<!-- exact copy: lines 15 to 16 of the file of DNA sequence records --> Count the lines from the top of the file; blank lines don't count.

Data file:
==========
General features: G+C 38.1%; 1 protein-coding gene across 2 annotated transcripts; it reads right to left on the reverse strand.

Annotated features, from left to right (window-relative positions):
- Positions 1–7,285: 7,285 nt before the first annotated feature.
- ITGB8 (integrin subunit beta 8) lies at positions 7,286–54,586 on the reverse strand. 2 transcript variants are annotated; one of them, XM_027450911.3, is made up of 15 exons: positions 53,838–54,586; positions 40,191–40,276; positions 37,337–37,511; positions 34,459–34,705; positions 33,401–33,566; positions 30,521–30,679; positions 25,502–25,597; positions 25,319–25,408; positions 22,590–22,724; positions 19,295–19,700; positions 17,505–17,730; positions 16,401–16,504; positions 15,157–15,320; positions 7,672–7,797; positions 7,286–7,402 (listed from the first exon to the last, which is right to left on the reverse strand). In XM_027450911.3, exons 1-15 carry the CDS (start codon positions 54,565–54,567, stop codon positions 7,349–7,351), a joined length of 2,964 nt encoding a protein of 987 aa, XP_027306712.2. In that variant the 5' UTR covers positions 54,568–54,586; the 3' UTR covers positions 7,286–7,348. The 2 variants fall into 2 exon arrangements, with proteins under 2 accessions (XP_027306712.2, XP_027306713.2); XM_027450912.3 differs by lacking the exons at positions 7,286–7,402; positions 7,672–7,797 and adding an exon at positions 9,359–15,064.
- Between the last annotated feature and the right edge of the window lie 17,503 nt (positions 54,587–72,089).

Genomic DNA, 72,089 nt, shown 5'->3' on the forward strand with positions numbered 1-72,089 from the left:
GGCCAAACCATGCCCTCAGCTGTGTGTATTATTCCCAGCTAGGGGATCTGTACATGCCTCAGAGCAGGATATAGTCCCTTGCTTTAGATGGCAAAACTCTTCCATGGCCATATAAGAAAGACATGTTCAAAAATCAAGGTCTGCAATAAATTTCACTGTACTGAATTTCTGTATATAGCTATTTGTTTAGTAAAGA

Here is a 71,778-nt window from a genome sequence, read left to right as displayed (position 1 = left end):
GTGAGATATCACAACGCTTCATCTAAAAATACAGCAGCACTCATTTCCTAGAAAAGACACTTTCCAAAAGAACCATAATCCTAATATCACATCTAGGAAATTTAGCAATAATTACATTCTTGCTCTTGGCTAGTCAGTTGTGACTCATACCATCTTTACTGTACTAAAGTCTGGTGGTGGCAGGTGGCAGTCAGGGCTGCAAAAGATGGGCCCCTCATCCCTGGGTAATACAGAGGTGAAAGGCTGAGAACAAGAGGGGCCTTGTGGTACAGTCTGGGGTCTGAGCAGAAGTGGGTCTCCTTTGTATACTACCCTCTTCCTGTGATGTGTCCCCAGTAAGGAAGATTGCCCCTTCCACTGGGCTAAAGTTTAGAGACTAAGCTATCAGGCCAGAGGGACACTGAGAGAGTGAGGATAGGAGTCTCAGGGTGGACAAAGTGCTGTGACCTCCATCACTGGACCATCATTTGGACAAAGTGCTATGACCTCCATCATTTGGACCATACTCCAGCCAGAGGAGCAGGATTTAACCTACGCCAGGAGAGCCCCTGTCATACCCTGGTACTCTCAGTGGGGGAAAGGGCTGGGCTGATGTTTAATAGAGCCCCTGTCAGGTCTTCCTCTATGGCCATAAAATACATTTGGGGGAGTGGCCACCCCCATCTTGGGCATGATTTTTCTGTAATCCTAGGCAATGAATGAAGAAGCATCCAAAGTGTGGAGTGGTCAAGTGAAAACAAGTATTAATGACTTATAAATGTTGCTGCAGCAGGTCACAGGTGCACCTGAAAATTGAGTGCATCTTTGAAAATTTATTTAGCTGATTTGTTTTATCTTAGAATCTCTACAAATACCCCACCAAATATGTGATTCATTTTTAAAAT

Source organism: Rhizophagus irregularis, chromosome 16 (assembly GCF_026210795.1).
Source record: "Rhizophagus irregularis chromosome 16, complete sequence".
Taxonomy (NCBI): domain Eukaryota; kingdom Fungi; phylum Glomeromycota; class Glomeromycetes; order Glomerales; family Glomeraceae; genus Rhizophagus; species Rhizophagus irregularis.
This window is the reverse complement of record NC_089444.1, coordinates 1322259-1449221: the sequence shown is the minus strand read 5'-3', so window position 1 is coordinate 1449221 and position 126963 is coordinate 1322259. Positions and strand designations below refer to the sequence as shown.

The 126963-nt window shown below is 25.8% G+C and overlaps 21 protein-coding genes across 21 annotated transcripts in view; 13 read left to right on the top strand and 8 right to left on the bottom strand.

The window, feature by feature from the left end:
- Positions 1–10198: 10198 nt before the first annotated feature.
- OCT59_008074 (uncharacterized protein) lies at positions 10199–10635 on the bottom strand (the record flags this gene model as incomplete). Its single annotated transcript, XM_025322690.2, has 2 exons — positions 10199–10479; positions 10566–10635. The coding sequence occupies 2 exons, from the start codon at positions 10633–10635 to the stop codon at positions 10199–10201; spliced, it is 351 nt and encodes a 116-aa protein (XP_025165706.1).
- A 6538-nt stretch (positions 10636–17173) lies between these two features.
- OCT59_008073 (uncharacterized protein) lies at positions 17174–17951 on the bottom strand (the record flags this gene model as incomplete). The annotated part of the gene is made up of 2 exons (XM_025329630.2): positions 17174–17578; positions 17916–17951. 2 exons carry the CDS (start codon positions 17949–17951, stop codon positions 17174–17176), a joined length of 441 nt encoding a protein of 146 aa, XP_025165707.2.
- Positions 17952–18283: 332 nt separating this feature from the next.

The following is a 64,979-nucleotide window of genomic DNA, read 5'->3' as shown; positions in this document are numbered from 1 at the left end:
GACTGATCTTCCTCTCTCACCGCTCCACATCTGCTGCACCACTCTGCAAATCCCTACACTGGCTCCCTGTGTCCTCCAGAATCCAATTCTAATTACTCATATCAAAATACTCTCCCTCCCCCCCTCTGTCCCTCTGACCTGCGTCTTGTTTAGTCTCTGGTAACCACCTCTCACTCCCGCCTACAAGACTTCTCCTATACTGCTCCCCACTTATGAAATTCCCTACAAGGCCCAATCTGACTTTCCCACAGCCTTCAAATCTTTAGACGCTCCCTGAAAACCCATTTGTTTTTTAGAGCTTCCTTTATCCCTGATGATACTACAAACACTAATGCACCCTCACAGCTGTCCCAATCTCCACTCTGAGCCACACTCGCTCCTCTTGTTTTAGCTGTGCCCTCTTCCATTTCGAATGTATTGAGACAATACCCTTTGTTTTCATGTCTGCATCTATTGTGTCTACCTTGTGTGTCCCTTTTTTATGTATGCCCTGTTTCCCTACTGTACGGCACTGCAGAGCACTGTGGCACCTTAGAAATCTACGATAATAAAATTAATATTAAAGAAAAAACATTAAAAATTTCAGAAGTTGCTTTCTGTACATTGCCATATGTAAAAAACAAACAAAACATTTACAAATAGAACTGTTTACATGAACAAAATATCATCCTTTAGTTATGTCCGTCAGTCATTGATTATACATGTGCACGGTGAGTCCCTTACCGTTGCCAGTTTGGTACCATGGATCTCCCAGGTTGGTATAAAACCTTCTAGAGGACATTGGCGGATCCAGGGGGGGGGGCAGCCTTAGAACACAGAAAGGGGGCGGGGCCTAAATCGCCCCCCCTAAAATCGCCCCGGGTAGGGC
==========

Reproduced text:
The window, feature by feature from the left end:
- Positions 1–10198: 10198 nt before the first annotated feature.